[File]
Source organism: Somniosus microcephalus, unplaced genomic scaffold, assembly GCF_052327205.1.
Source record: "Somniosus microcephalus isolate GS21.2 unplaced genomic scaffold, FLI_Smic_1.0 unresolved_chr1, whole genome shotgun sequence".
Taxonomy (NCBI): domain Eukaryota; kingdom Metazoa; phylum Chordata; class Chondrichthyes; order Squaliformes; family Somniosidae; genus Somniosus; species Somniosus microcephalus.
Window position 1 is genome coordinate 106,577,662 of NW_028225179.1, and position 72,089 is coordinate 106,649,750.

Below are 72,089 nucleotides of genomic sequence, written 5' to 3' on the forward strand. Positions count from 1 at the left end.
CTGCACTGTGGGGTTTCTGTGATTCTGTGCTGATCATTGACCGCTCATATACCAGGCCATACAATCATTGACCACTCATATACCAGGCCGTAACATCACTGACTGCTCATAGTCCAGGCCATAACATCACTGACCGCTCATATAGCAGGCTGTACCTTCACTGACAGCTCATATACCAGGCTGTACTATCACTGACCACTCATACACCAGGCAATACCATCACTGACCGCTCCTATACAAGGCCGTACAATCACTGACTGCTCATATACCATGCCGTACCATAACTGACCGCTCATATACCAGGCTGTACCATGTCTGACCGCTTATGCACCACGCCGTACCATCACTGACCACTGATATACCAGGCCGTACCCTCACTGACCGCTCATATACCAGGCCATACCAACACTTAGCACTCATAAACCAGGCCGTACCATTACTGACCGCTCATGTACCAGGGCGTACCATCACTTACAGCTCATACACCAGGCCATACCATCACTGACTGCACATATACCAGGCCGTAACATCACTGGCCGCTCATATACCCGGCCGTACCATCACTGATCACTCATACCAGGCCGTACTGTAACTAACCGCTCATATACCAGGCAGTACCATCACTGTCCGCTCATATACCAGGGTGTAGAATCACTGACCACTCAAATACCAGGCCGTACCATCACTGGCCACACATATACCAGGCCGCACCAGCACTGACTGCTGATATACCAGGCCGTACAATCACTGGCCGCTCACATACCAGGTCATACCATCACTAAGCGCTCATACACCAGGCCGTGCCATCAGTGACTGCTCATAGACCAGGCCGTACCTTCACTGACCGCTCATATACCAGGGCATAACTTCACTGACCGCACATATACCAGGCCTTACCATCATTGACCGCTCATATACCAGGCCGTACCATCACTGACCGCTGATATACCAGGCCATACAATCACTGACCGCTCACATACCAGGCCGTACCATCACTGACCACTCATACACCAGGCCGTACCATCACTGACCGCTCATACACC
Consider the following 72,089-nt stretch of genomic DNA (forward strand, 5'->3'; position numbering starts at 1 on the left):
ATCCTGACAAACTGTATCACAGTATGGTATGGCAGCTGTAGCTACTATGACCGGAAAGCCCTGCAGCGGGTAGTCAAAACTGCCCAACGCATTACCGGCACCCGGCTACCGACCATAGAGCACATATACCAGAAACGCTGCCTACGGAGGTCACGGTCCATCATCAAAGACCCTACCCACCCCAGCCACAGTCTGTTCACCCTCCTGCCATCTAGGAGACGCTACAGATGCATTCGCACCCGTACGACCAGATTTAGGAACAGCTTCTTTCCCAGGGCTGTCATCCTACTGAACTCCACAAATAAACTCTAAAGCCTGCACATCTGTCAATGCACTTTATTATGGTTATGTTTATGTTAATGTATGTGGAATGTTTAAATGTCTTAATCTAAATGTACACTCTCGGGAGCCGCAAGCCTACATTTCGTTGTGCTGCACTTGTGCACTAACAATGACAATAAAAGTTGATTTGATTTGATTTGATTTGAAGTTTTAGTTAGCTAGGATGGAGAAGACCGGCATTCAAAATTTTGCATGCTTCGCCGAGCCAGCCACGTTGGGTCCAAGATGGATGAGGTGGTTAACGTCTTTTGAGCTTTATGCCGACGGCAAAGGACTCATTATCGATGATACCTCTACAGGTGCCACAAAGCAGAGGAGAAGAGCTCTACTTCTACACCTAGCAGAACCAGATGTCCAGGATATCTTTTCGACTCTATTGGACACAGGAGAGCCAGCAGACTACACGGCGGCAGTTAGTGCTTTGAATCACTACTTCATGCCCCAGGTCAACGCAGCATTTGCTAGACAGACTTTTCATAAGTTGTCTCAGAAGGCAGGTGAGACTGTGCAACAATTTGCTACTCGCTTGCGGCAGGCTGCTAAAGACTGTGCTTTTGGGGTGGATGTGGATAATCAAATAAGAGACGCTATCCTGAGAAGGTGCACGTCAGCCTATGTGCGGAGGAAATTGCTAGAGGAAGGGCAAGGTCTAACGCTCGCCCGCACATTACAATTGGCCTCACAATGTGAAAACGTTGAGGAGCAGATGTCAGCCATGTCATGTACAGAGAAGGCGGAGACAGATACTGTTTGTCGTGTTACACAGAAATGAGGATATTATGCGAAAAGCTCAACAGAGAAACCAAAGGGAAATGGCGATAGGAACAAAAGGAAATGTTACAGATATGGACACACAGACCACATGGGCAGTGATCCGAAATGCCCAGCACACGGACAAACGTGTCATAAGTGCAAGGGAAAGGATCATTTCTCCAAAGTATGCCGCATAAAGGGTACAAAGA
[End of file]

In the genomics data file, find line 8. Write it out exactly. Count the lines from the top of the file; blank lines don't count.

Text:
ATCCTGACAAACTGTATCACAGTATGGTATGGCAGCTGTAGCTACTATGACCGGAAAGCCCTGCAGCGGGTAGTCAAAACTGCCCAACGCATTACCGGCACCCGGCTACCGACCATAGAGCACATATACCAGAAACGCTGCCTACGGAGGTCACGGTCCATCATCAAAGACCCTACCCACCCCAGCCACAGTCTGTTCACCCTCCTGCCATCTAGGAGACGCTACAGATGCATTCGCACCCGTACGACCAGATTTAGGAACAGCTTCTTTCCCAGGGCTGTCATCCTACTGAACTCCACAAATAAACTCTAAAGCCTGCACATCTGTCAATGCACTTTATTATGGTTATGTTTATGTTAATGTATGTGGAATGTTTAAATGTCTTAATCTAAATGTACACTCTCGGGAGCCGCAAGCCTACATTTCGTTGTGCTGCACTTGTGCACTAACAATGACAATAAAAGTTGATTTGATTTGATTTGATTTGAAGTTTTAGTTAGCTAGGATGGAGAAGACCGGCATTCAAAATTTTGCATGCTTCGCCGAGCCAGCCACGTTGGGTCCAAGATGGATGAGGTGGTTAACGTCTTTTGAGCTTTATGCCGACGGCAAAGGACTCATTATCGATGATACCTCTACAGGTGCCACAAAGCAGAGGAGAAGAGCTCTACTTCTACACCTAGCAGAACCAGATGTCCAGGATATCTTTTCGACTCTATTGGACACAGGAGAGCCAGCAGACTACACGGCGGCAGTTAGTGCTTTGAATCACTACTTCATGCCCCAGGTCAACGCAGCATTTGCTAGACAGACTTTTCATAAGTTGTCTCAGAAGGCAGGTGAGACTGTGCAACAATTTGCTACTCGCTTGCGGCAGGCTGCTAAAGACTGTGCTTTTGGGGTGGATGTGGATAATCAAATAAGAGACGCTATCCTGAGAAGGTGCACGTCAGCCTATGTGCGGAGGAAATTGCTAGAGGAAGGGCAAGGTCTAACGCTCGCCCGCACATTACAATTGGCCTCACAATGTGAAAACGTTGAGGAGCAGATGTCAGCCATGTCATGTACAGAGAAGGCGGAGACAGATACTGTTTGTCGTGTTACACAGAAATGAGGATATTATGCGAAAAGCTCAACAGAGAAACCAAAGGGAAATGGCGATAGGAACAAAAGGAAATGTTACAGATATGGACACACAGACCACATGGGCAGTGATCCGAAATGCCCAGCACACGGACAAACGTGTCATAAGTGCAAGGGAAAGGATCATTTCTCCAAAGTATGCCGCATAAAGGGTACAAAGA